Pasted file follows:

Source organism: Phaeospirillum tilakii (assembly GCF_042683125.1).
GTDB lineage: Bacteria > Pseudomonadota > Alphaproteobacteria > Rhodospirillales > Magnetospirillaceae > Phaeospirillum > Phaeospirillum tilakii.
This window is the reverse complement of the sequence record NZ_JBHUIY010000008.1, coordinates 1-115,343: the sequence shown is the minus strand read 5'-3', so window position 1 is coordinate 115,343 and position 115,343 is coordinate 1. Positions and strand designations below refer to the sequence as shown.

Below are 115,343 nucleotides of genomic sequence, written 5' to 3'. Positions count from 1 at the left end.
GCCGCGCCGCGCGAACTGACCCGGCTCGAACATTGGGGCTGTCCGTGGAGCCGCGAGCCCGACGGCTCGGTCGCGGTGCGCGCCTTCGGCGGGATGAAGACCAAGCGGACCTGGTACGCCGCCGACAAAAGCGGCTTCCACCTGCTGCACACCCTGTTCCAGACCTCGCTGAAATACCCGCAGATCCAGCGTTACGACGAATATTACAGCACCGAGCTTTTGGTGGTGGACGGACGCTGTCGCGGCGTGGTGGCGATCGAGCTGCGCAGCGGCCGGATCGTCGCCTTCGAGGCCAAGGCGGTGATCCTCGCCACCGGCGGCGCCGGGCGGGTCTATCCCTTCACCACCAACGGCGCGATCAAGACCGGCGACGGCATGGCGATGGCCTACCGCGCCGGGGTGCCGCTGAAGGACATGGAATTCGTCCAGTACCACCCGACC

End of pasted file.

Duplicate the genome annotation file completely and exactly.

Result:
Source organism: Phaeospirillum tilakii (assembly GCF_042683125.1).
GTDB lineage: Bacteria > Pseudomonadota > Alphaproteobacteria > Rhodospirillales > Magnetospirillaceae > Phaeospirillum > Phaeospirillum tilakii.
This window is the reverse complement of the sequence record NZ_JBHUIY010000008.1, coordinates 1-115,343: the sequence shown is the minus strand read 5'-3', so window position 1 is coordinate 115,343 and position 115,343 is coordinate 1. Positions and strand designations below refer to the sequence as shown.

Below are 115,343 nucleotides of genomic sequence, written 5' to 3'. Positions count from 1 at the left end.
GCCGCGCCGCGCGAACTGACCCGGCTCGAACATTGGGGCTGTCCGTGGAGCCGCGAGCCCGACGGCTCGGTCGCGGTGCGCGCCTTCGGCGGGATGAAGACCAAGCGGACCTGGTACGCCGCCGACAAAAGCGGCTTCCACCTGCTGCACACCCTGTTCCAGACCTCGCTGAAATACCCGCAGATCCAGCGTTACGACGAATATTACAGCACCGAGCTTTTGGTGGTGGACGGACGCTGTCGCGGCGTGGTGGCGATCGAGCTGCGCAGCGGCCGGATCGTCGCCTTCGAGGCCAAGGCGGTGATCCTCGCCACCGGCGGCGCCGGGCGGGTCTATCCCTTCACCACCAACGGCGCGATCAAGACCGGCGACGGCATGGCGATGGCCTACCGCGCCGGGGTGCCGCTGAAGGACATGGAATTCGTCCAGTACCACCCGACC